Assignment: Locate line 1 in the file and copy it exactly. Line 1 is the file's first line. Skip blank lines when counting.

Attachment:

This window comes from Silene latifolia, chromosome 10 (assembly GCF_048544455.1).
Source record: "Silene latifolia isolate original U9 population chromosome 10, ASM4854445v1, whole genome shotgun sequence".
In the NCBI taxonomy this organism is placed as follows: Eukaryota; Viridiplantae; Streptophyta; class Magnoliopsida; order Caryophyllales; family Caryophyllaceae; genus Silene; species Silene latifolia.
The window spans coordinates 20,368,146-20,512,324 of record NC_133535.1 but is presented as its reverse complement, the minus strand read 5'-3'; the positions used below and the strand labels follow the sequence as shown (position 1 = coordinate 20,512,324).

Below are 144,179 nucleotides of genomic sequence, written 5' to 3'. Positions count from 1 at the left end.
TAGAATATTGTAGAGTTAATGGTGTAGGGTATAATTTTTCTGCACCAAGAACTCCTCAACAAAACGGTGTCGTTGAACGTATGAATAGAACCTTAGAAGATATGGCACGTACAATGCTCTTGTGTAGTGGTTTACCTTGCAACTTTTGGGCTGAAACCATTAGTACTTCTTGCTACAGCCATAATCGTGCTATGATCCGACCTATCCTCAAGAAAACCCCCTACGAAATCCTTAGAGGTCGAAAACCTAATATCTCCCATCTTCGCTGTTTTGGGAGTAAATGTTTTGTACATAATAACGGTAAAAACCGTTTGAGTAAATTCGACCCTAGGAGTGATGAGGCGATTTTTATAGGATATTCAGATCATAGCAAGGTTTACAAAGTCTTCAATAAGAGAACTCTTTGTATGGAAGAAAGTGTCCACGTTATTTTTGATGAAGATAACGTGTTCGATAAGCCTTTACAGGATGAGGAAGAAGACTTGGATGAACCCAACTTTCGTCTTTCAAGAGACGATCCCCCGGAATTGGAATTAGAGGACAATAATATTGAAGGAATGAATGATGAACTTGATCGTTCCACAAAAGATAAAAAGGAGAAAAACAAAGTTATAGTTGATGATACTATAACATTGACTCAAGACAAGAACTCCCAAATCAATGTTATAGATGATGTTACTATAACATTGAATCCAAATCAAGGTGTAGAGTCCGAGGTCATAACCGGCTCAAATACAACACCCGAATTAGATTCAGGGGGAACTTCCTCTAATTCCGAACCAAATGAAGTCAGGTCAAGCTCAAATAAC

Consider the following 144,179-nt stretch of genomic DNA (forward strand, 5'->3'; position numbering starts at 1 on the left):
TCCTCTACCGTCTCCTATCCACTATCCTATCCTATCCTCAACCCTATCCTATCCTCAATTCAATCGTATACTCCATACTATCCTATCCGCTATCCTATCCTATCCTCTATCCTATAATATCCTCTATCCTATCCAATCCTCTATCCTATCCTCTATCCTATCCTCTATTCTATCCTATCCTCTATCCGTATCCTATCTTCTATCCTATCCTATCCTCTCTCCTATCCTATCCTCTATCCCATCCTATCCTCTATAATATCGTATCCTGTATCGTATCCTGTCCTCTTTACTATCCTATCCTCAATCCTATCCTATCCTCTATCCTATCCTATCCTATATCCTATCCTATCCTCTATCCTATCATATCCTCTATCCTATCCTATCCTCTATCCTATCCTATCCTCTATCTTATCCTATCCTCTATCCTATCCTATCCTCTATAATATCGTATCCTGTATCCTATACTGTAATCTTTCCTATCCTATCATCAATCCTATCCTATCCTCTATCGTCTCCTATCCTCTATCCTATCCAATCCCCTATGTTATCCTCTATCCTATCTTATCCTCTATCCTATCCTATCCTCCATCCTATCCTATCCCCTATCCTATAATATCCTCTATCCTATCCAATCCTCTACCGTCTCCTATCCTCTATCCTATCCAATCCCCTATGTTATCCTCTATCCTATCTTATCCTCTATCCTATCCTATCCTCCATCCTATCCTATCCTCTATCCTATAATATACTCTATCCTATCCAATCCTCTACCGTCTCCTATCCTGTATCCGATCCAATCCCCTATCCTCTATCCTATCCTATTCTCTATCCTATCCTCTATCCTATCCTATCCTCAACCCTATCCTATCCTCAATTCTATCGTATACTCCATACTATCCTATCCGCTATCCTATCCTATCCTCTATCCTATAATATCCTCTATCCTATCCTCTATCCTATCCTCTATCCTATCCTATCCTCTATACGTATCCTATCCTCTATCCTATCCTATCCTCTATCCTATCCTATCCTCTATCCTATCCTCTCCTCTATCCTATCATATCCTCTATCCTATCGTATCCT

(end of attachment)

This window comes from Silene latifolia, chromosome 10 (assembly GCF_048544455.1).